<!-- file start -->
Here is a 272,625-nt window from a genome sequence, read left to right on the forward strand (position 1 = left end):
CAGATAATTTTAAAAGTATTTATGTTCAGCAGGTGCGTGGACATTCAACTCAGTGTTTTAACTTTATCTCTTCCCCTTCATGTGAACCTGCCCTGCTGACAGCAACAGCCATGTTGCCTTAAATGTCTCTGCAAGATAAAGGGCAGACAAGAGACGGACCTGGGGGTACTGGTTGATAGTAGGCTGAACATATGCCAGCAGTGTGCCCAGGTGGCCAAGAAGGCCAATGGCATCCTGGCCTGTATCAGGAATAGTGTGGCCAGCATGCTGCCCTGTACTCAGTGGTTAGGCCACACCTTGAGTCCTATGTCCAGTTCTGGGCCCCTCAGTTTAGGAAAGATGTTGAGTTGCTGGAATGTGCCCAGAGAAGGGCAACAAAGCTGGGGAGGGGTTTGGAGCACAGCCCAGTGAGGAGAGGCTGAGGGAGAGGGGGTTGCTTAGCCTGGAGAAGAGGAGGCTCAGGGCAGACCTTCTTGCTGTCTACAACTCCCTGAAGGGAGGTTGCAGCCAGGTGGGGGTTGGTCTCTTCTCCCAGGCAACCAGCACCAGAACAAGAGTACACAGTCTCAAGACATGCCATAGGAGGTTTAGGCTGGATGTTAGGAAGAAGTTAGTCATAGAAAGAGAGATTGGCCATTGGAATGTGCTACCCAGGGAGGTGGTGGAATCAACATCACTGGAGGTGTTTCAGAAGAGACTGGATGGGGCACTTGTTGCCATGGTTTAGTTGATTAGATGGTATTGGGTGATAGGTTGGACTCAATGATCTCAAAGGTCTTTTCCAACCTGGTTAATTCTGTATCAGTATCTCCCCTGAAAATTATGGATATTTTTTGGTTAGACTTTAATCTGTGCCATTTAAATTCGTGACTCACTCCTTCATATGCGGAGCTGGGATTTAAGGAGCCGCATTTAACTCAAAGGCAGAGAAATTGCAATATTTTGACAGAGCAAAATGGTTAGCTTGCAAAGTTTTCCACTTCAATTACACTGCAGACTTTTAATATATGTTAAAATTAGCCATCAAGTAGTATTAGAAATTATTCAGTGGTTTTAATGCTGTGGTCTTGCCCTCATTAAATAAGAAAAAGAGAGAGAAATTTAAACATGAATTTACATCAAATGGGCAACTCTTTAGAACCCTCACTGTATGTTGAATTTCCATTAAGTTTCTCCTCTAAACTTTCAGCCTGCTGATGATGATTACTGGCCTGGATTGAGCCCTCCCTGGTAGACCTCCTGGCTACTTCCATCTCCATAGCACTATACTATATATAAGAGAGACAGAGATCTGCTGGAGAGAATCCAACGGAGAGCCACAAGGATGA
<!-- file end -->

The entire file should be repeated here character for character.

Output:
Here is a 272,625-nt window from a genome sequence, read left to right on the forward strand (position 1 = left end):
CAGATAATTTTAAAAGTATTTATGTTCAGCAGGTGCGTGGACATTCAACTCAGTGTTTTAACTTTATCTCTTCCCCTTCATGTGAACCTGCCCTGCTGACAGCAACAGCCATGTTGCCTTAAATGTCTCTGCAAGATAAAGGGCAGACAAGAGACGGACCTGGGGGTACTGGTTGATAGTAGGCTGAACATATGCCAGCAGTGTGCCCAGGTGGCCAAGAAGGCCAATGGCATCCTGGCCTGTATCAGGAATAGTGTGGCCAGCATGCTGCCCTGTACTCAGTGGTTAGGCCACACCTTGAGTCCTATGTCCAGTTCTGGGCCCCTCAGTTTAGGAAAGATGTTGAGTTGCTGGAATGTGCCCAGAGAAGGGCAACAAAGCTGGGGAGGGGTTTGGAGCACAGCCCAGTGAGGAGAGGCTGAGGGAGAGGGGGTTGCTTAGCCTGGAGAAGAGGAGGCTCAGGGCAGACCTTCTTGCTGTCTACAACTCCCTGAAGGGAGGTTGCAGCCAGGTGGGGGTTGGTCTCTTCTCCCAGGCAACCAGCACCAGAACAAGAGTACACAGTCTCAAGACATGCCATAGGAGGTTTAGGCTGGATGTTAGGAAGAAGTTAGTCATAGAAAGAGAGATTGGCCATTGGAATGTGCTACCCAGGGAGGTGGTGGAATCAACATCACTGGAGGTGTTTCAGAAGAGACTGGATGGGGCACTTGTTGCCATGGTTTAGTTGATTAGATGGTATTGGGTGATAGGTTGGACTCAATGATCTCAAAGGTCTTTTCCAACCTGGTTAATTCTGTATCAGTATCTCCCCTGAAAATTATGGATATTTTTTGGTTAGACTTTAATCTGTGCCATTTAAATTCGTGACTCACTCCTTCATATGCGGAGCTGGGATTTAAGGAGCCGCATTTAACTCAAAGGCAGAGAAATTGCAATATTTTGACAGAGCAAAATGGTTAGCTTGCAAAGTTTTCCACTTCAATTACACTGCAGACTTTTAATATATGTTAAAATTAGCCATCAAGTAGTATTAGAAATTATTCAGTGGTTTTAATGCTGTGGTCTTGCCCTCATTAAATAAGAAAAAGAGAGAGAAATTTAAACATGAATTTACATCAAATGGGCAACTCTTTAGAACCCTCACTGTATGTTGAATTTCCATTAAGTTTCTCCTCTAAACTTTCAGCCTGCTGATGATGATTACTGGCCTGGATTGAGCCCTCCCTGGTAGACCTCCTGGCTACTTCCATCTCCATAGCACTATACTATATATAAGAGAGACAGAGATCTGCTGGAGAGAATCCAACGGAGAGCCACAAGGATGA